Article by Gordon A. Buck from Alexander Holburn Beaudin + Lang LLP
On September 15, 2016, the Supreme Court of Canada issued its highly-anticipated decision in Ledcor Construction Limited v. Northbridge Indemnity Insurance Company (“Ledcor“),1 which provides important guidance on the interpretation and application of standard “faulty workmanship” exclusions that typically appear in commercial all-risk insurance policies. While the Supreme Court decision brings greater certainty to an unsettled area of the law, it will have significant implications for both insureds and insurers going forward. The practical effect of the Supreme Court’s decision in Ledcor is to expand the scope of coverage that will be available under a commercial all-risk policy, even in cases involving faulty or improper workmanship.
The case arose out of the construction of the EPCOR Tower in Edmonton. During final construction clean-up, the sub-contractor hired to clean the windows used improper tools and methods which resulted in damage to the windows, necessitating their replacement. The owner and the general contractor claimed the cost of the window replacement under the builders’ risk insurance policy that the owner had placed for the project. The policy contained a standard exclusion for “the cost of making good faulty workmanship” but this exclusion was subject to an exception for “physical damage not otherwise excluded by this policy … in which event the policy shall insure such resulting damage”. The insurer denied coverage for the claim based on the exclusion, while the owner and the general contractor took the position that the cost to replace the windows was resultant damage arising from the sub-contractor’s faulty work, and therefore fell within the exception for resulting damage.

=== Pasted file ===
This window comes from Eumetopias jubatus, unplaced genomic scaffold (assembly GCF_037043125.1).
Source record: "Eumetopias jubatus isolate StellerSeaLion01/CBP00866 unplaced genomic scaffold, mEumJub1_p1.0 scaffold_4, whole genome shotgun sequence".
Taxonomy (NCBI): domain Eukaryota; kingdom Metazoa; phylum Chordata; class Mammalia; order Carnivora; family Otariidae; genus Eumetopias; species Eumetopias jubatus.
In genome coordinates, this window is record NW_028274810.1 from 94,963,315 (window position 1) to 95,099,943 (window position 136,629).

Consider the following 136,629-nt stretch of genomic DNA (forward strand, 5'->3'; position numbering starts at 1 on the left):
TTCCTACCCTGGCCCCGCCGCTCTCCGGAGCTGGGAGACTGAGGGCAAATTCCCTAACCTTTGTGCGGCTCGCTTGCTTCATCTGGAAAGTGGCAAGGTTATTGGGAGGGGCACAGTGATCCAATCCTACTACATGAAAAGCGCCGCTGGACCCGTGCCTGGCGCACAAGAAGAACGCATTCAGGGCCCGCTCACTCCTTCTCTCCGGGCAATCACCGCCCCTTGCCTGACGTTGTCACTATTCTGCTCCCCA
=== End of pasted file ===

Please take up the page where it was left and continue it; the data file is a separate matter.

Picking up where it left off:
The trial judge in the Alberta Court of Queen’s Bench sided with the insureds, finding that although the sub-contractor’s cleaning work was faulty, the “making good” wording in the exclusion was ambiguous and therefore did not operate to exclude the cost of replacing the windows. The Alberta Court of Appeal allowed the insurer’s appeal, finding that the policy wording was not ambiguous, and concluding that the question of whether the window replacement was “resulting damage” should be resolved by applying a test of “physical or systemic connectedness” to the faulty work being carried out. The Court of Appeal concluded that in this case, the damage that occurred was to the very thing that was the subject of the faulty workmanship, and therefore the cost to replace the windows was excluded.
The Supreme Court of Canada allowed the insured’s appeal, and concluded that only the cost of re-doing the cleaning work would be excluded from coverage under the ‘faulty workmanship’ exception. The Supreme Court rejected the Court of Appeal’s “physical and systemic connectedness” test, and found that the exclusion clause was limited to the cost of re-doing the faulty work. The Supreme Court concluded that both the insured’s interpretation and the insurer’s interpretation of the ‘faulty workmanship’ exclusion and the ‘resulting damage’ exception were plausible on the wording of the policy, and therefore the exclusion was ambiguous.